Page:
HomeEnglish for Specific PurposesCan I offer you some pigeon?

Can I offer you some pigeon?




Female flight attendant smilingFollowing his posts on the oil and gas industry, Lewis Lansford, co-author of English for Cabin Crew, part of the Express Series, returns to consider the importance of clear communication in moments of crisis, focussing in this case on cabin crew.

‘E-wackoo-way! E-wackoo-way!’

The trainer shakes her head. ‘I hope he never has to clear a plane’, she says to a colleague. ‘No one will know what he’s on about!’

To be fair to the trainee flight attendant, chances are that if the plane had just ground to a stop at the end of the runway with the landing gear still up after an emergency descent, the passengers would fully understand what he had in mind – Evacuate! Evacuate! – and would readily comply.

As passengers on the receiving end of in-flight service, we forget that passenger safety – rather than passenger comfort – is a flight attendant’s main job responsibility. Miscommunication during dinner service can be unpleasant, but is unlikely to result in serious injury.

‘The worst mix-up I ever had at meal time was with a British passenger’, says Japan Airlines flight attendant Mika Wade. ‘He asked me for an iced vodka. Well, that’s what I heard. After he spat out the drink violently, I understood that he’d actually asked for iced water.’ Oops.

Wade continues, ‘I also once told a first class passenger that his meal was pigeon. He became very angry and said “People don’t eat pigeons!” I checked, and of course the dinner was pheasant, not pigeon. I tried to apologize for my mistake, but he was angry for the rest of the flight. He was very rude to me about it.’ Oh, dear.

In both of those examples, customer service left something to be desired because of a language-based misunderstanding. The incidents were unfortunate, but ultimately harmless. But sometimes the wellbeing of the entire flight can depend on a flight attendant communicating clearly.

On 19 July, 1989, a United Airlines DC-10 experienced engine failure mid-flight. During the incident, a flight attendant told the pilot that there was damage to the ‘back wing’.

Pilots need to know as much as possible about any damage to the plane so they can respond with the appropriate actions. The co-pilot was sent into the cabin to check the damage to what he thought would be the back of the wing – the long, flat bit that sticks out of each side of the plane. He was at first confused because he could see that both of the wings were fully intact. He soon realized that by ‘back wing’, the flight attendant had actually meant the small wing-shaped bits that stick out at the tail of the plane. These are called the horizontal stabilizers, not the back wings. Pilots are so used to using the correct terminology that he simply didn’t understand the mistake at first.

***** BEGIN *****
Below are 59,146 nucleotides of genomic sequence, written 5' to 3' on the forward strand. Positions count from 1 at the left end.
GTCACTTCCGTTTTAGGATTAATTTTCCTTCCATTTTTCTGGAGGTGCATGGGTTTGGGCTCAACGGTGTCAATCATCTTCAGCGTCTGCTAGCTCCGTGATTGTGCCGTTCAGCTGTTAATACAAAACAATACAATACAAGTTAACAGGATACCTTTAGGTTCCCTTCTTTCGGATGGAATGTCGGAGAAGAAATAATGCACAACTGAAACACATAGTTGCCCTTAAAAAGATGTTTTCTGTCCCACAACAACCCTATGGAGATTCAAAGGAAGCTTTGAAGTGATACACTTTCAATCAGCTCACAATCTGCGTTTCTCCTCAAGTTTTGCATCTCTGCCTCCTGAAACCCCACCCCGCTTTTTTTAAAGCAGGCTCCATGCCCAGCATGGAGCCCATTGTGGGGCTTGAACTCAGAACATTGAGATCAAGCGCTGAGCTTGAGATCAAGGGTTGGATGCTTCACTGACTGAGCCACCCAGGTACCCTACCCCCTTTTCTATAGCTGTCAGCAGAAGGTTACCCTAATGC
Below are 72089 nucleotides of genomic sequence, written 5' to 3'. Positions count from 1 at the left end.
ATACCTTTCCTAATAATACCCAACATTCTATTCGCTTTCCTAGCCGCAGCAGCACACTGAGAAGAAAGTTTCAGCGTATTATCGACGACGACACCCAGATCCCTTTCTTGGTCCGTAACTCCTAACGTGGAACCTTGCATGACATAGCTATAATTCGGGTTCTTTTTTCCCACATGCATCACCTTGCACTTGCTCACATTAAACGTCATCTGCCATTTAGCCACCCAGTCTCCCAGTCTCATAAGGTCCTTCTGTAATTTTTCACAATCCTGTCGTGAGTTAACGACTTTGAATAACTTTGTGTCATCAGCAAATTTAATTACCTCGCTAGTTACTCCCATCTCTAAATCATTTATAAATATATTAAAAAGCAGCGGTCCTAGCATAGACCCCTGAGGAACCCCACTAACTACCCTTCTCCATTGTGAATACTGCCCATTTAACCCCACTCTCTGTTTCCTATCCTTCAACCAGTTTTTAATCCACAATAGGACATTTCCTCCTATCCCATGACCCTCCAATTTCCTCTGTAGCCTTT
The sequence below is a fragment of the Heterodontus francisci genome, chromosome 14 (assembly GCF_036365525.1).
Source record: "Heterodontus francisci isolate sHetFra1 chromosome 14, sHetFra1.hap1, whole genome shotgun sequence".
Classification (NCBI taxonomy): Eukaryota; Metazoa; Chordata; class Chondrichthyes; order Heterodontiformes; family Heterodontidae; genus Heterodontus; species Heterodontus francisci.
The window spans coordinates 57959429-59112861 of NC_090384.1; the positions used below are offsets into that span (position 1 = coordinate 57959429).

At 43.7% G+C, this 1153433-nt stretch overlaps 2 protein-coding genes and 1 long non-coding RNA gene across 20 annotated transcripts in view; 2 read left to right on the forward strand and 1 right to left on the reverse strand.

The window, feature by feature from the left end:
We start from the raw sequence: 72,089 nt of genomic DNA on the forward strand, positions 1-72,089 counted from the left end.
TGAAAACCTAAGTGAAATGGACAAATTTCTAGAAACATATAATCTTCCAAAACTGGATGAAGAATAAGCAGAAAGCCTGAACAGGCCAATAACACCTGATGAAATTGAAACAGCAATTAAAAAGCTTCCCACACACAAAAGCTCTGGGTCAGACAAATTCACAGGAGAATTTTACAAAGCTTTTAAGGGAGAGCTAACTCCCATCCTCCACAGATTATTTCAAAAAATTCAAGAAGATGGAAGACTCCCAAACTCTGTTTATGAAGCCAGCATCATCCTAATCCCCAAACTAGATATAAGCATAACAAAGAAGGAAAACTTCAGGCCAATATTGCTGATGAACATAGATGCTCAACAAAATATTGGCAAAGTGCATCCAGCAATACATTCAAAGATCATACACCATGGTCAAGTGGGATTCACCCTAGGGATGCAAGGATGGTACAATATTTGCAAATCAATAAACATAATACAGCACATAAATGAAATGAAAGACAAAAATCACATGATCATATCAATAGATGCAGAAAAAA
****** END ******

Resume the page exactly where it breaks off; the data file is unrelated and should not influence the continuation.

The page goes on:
Investigation into this and similar incidents has led researchers to the conclusion that all flight attendants should receive as much training as they reasonably can about technical aspects of airplanes – including the correct names of parts of the plane – beyond the knowledge they need to do their day-to-day job. In this case, there was time for the flight attendant’s communication error to be corrected, and fortunately the plane landed safety.

The lesson is an important one: if a cabin crew member hears a loud noise, becomes aware of a vibration, or has to deal with a fire in a galley rubbish bin, the message needs to be quickly and accurately passed to the flight deck because the wellbeing of the entire flight is at risk. Which makes an in-flight drinks mix-up seem not so bad.

Having the technical knowledge and appropriate level of English to clearly communicate its meaning, whether in a crisis or not, is an important skill. There are many situations where this may be important, not just for cabin crew.

Are there any situtations in which you or your students were unable to communicate your meaning properly?

Bookmark and Share


Leave a Reply

Recent posts

Recent comments